It’s been rough sledding lately for actively managed equity mutual funds versus their passively invested competitors. Passive funds’ inflows have been growing steadily since 2011, while active funds have experienced outflows for most of that period.
Despite the headwind of investors’ shift to passive funds, actively managed ETFs have managed to keep increasing in number and assets under management, albeit from a small initial base.
According to ETF-sponsor AdvisorShares Investments’ Active ETF Report of July 31, there are about 151 active ETFs trading with combined investment assets of $26.7 billion. Apart from declines in 2010 and 2011, both numbers have shown steady growth since the funds started operating in early 2008.
Actively managed funds each have an average $177 million of assets, but here’s the statistical catch: Median assets per fund were just $26.4 million.
The median value highlights the largest funds’ category dominance: The top five funds had 50.3% of the total AUM; the 10 largest held 65.7%, according to AdvisorShares.
For example, the largest fund, PIMCO Enhanced Short Duration ETF (MINT), accounted for $4.7 billion of total AUM. Investment strategy categories are also skewed, with fixed-income funds accounting for about 70% of assets.
Despite the dominance of the largest, fixed-income funds, the outlook for actively managed ETFs overall is positive, says Bethesda, Maryland-based Noah Hamman, AdvisorShares’ CEO. He cites several reasons for optimism.
As more funds meet Morningstar’s longevity requirement, the rating service reports their performance, and several funds have received 4- and 5-star ratings in their categories.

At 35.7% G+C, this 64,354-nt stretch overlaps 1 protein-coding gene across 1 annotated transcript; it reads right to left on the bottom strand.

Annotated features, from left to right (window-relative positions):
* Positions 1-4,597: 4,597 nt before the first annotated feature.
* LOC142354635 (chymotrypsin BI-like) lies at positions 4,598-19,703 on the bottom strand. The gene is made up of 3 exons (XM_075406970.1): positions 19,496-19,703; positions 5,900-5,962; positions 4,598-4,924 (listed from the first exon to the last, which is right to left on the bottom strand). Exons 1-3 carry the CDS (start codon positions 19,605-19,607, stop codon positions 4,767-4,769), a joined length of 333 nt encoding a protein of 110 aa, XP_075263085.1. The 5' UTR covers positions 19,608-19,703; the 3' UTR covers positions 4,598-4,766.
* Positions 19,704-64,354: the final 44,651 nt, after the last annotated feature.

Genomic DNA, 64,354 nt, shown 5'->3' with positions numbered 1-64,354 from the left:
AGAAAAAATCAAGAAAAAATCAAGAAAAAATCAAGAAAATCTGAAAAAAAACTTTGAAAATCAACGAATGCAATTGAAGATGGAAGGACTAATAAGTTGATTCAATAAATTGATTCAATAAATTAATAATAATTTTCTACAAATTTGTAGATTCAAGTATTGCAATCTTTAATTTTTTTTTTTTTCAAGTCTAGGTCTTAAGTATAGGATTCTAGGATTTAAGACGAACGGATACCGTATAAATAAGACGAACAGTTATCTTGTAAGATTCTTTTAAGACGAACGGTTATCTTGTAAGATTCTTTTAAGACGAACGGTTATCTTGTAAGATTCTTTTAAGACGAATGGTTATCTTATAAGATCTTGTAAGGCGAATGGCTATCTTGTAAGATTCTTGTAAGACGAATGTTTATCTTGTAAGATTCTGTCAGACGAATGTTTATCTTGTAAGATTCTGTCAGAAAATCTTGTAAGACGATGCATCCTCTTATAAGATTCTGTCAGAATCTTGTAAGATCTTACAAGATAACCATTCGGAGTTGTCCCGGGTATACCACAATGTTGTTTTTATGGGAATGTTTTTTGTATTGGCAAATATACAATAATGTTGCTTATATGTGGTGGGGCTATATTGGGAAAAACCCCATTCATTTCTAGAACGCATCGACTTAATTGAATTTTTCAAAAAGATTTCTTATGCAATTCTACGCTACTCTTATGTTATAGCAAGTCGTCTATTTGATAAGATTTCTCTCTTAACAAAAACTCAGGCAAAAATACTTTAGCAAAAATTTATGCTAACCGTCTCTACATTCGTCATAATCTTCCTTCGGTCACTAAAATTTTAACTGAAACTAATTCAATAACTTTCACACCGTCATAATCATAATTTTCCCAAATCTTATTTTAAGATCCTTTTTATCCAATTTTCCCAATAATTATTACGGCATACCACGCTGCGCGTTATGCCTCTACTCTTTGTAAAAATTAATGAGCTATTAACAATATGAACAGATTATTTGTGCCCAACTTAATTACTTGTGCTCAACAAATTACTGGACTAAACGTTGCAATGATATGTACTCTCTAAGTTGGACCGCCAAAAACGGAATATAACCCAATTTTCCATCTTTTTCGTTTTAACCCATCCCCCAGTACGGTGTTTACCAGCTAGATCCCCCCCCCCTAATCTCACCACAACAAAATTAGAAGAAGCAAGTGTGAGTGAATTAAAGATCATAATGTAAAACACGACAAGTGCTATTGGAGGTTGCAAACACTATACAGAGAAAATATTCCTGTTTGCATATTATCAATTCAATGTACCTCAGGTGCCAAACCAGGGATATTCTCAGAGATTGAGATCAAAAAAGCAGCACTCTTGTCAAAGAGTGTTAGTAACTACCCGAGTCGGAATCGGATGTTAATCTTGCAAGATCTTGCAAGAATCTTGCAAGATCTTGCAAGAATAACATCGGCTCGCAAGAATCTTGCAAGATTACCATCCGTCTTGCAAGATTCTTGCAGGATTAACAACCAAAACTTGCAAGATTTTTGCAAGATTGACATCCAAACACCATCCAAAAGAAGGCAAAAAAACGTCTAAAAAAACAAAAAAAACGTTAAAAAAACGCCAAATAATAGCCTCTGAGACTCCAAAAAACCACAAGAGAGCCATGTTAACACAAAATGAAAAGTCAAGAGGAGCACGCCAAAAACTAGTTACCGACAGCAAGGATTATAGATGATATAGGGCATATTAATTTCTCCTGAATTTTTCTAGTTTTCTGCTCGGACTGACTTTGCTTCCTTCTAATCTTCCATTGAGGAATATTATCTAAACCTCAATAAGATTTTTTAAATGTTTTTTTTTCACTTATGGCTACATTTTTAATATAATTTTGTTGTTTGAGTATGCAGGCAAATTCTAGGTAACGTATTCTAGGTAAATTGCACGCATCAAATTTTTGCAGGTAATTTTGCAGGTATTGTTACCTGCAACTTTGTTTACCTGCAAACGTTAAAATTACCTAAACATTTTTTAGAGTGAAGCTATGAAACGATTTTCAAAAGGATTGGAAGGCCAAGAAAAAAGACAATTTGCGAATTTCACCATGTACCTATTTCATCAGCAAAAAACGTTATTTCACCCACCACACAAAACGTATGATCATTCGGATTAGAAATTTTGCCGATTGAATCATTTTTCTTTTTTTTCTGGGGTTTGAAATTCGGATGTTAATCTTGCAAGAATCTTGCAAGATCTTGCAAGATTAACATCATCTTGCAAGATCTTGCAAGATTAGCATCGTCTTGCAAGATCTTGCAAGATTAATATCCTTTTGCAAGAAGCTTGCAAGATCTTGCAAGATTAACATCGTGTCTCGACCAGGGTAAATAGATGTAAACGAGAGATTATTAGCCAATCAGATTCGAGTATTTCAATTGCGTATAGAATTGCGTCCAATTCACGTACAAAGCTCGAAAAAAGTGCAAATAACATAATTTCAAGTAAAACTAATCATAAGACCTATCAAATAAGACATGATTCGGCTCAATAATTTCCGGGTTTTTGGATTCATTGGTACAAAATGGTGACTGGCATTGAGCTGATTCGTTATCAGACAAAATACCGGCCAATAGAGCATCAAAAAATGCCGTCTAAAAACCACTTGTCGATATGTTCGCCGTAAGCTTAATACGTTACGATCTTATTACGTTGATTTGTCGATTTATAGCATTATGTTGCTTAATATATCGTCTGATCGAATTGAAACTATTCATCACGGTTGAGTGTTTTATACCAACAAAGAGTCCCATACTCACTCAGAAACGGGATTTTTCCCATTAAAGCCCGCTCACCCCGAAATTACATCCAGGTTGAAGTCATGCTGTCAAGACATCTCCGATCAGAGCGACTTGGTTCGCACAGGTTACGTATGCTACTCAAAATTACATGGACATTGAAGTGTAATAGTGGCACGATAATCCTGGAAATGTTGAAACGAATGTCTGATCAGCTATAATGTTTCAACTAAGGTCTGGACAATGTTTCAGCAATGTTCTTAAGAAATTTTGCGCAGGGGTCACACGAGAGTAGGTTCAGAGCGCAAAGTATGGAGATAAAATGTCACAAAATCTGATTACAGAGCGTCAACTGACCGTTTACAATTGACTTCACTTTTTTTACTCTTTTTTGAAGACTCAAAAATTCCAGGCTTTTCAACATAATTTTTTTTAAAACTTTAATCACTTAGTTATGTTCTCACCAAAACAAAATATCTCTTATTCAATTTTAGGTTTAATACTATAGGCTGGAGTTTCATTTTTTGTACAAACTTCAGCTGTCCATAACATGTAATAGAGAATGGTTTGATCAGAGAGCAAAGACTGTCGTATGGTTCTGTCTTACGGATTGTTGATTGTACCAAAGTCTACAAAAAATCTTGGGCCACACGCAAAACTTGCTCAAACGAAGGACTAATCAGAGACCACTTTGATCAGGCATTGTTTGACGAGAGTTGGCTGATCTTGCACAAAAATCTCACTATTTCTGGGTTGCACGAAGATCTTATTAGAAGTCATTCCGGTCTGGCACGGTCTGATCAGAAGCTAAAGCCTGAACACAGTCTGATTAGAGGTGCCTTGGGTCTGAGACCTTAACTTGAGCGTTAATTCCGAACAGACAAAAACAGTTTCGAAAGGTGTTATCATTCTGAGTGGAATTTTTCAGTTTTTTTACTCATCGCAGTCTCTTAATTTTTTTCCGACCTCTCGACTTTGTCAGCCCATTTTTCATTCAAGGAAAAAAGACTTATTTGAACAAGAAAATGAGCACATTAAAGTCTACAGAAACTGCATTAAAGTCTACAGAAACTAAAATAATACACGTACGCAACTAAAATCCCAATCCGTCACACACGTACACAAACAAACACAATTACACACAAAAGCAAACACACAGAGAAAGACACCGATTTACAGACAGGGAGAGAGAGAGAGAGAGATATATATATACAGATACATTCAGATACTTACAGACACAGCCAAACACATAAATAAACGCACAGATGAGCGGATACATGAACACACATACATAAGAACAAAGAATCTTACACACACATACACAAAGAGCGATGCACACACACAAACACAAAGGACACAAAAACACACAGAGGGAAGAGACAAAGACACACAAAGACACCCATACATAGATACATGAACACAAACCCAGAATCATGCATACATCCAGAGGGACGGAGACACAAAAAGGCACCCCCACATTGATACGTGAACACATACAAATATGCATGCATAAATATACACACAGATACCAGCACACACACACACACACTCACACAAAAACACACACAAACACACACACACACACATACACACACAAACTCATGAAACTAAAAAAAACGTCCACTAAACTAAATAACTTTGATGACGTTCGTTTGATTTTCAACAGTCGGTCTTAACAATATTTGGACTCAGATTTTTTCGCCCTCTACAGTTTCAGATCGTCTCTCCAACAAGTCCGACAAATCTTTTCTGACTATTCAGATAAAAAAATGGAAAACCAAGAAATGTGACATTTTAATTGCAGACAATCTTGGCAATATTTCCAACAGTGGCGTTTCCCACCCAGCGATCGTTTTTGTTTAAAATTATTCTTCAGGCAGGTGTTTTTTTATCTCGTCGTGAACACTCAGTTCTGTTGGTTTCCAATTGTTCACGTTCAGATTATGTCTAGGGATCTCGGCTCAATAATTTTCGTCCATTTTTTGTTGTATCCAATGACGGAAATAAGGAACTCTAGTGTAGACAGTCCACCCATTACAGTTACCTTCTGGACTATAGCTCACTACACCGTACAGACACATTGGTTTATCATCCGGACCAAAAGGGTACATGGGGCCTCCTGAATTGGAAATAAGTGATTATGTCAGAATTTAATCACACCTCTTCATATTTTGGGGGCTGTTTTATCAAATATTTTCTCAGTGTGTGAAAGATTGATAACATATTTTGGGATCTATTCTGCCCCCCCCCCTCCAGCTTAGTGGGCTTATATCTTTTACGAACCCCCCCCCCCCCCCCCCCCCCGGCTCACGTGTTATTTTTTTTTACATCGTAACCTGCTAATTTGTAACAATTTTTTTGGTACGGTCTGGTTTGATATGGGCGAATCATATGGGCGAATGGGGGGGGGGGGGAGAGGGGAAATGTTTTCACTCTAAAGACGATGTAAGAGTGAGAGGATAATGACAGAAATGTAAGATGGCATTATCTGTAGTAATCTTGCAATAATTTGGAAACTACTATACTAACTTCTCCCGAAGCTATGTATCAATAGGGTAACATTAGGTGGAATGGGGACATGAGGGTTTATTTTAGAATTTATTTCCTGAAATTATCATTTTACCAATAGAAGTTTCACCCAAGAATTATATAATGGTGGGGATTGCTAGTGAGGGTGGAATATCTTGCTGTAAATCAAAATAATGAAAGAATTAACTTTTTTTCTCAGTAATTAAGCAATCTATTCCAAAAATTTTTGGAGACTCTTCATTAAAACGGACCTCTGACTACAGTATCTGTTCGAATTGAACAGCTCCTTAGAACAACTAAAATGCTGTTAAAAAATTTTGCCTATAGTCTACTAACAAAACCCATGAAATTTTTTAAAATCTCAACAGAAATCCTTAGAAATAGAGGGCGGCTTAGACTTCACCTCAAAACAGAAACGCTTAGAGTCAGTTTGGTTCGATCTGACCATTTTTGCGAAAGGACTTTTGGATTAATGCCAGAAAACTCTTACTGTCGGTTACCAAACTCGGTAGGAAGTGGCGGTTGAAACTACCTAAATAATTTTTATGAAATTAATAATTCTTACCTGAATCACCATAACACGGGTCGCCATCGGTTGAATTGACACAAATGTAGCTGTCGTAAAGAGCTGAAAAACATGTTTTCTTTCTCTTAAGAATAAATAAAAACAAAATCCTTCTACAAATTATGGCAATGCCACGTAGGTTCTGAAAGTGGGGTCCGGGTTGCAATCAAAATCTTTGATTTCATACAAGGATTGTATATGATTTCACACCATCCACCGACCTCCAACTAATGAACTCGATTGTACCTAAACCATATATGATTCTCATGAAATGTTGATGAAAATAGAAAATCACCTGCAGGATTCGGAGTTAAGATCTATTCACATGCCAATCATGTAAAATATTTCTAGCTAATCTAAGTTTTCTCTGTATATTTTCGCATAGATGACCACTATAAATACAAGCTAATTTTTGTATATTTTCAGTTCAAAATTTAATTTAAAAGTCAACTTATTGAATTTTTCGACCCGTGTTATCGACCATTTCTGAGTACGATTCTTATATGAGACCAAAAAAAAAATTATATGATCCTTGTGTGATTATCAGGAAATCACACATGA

Also, when large financial services firms like PIMCO and State Street Global Advisors offer actively managed ETFs, this attracts investors’ attention to the category and validates the structure. The SPDR DoubleLine Total Return Tactical ETF (TOTL), for instance, has about $2.8 billion in assets.
Hamman points out that his firm’s funds are not competing with the passively managed and indexed ETFs, which hold about 98% of ETF assets. Instead, his target market is investors who want to combine active management in focused investment strategies with ETFs’ cost and tax advantages.
Luciano Siracusano, chief investment strategies with ETF sponsor WisdomTree in New York, is also optimistic about growth prospects for actively managed ETFs. He believes that investors remain open to using active fixed-income portfolio managers, particularly in light of the potential for U.S. rates to move higher.
Traditional fixed-income ETFs generate their applicable benchmark index return, he says, but that approach has shortcomings in a period of rising rates.
“Fixed income indexes can perform really well when interest rates are declining,” Siracusano said.
“But, if you get a period where interest rates back up and there’s some dislocation in the market because some people are selling indexed-based ETFs, that could create some pricing displacements of underlying securities. It could create an environment where active managers actually can navigate and take advantage of any mispricing that’s happening,” he explained.
A Looming Shakeout?
ETF industry sources say a fund needs a minimum AUM ranging from $25 million to $100 million to be profitable, depending on the sponsor’s operating costs and profit goals.
If the $25 million amount is accurate, about half the actively managed ETFs are on the fence. It will be interesting to see if the segment’s growth trickles down to the smaller funds; if it doesn’t, the dominance of large funds is likely to continue.